DIGEST: [Gizmodo, Nature News]
Tardigrades, or water bears, are tough little creatures. They’re only half a millimeter long fully-grown, but they can live through almost anything: temperatures as low as -458 degrees Fahrenheit or as high as 300 degrees, pressures six times greater than those in the deepest ocean trenches, extraordinary amounts of radiation, even the vacuum of space. Last month, researchers in Japan published an analysis of the entire genome of one of the most resilient tardigrade species.
In the course of their research, geneticist Takekazu Kunieda and his colleagues from the University of Tokyo found some of the lucky genetic tricks that tardigrades have evolved to keep them safe in extreme environments. Because it is easier to study the processes happening in tardigrade cells when the genes are housed within mammalian cells, the researchers cultured human cells to produce bits of the tardigrade genome. Then, they could manipulate the cells to figure out which genes give the tiny animals their impressive resistance.
One of the tardigrade’s best survival tricks is called cryptobiosis: basically, it’s an extreme form of hibernation where all of its metabolic functions stop almost entirely. When a tardigrade is in this state, suspended between life and death, it can survive almost anything. It can be dried out to 3% of its normal water content and come right back to life with just a splash of water.
In living creatures, dehydration can wreak havoc among cells, even ripping apart DNA. Tardigrades, though, have a protein called Dsup which holds the DNA together under the stress of drying out. When Kunieda and his team discovered this protein in the tardigrade genome, they also found that it protects the DNA from radiation, particularly X-rays. “Tolerance against X-ray is thought to be a side-product of [the] animal's adaption to severe dehydration,” said Kunieda.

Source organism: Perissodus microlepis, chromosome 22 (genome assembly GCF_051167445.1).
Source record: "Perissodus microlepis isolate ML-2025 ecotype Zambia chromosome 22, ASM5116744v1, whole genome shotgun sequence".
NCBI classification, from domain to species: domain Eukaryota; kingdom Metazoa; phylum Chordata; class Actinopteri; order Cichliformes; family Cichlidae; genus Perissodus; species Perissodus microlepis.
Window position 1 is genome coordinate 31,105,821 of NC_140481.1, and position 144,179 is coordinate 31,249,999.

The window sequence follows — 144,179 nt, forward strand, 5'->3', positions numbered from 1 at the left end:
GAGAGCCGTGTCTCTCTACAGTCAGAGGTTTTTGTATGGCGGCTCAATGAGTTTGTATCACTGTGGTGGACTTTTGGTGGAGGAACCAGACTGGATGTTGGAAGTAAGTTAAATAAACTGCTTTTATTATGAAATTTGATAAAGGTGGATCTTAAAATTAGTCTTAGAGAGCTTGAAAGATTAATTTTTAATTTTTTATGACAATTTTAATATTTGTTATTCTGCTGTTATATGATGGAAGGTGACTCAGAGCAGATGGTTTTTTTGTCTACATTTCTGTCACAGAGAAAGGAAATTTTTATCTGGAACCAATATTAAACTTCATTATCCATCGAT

Not only did the researchers discover the protein that protects tardigrade DNA from desiccation and radiation, but they also were able to test that protein using their human cells with tardigrade genes. What they found was impressive: the human cells with Dsup were able to reduce X-ray damage by up to 40%.
Ingemar Jönsson, who studies tardigrades at Kristianstad University in Sweden, called this discovery “highly interesting for medicine” - in the future, it may help
geneticists make human cells more resilient. “Protection and repair of DNA is a fundamental component of all cells and a central aspect in many human diseases, including cancer and aging,” said Jönsson. The protective potential of tardigrade proteins could be particularly helpful for people undergoing radiation therapies or astronauts who are exposed to high amounts of radiation on long journeys in space.
Tardigrades’ tolerance of being dehydrated might be even more important: “If dehydration-tolerance can become transferable, I hope it will transform the way we preserve various biological materials, including cells, crops, meats, fish, and so on,” speculated Kunieda.
Unfortunately, the genetic manipulations required to transfer such a trait aren’t so easy. While the researchers were able to transfer Dsup’s protective capability to a few cells, it’s not yet possible to transfer it to a whole person, or even a plant. It might not be possible for decades to come, but understanding where the tardigrade’s toughness comes from is a good start.
Because the tardigrade can survive in so many different sorts of extremes, it’s almost inevitable that it has a few more tricks up its sleeve. “We are really just at the beginning of exploring the genetic treasure that the tardigrade genome represents,” said Jönsson. Maybe we’ll pick up a few tips for toughness along the way.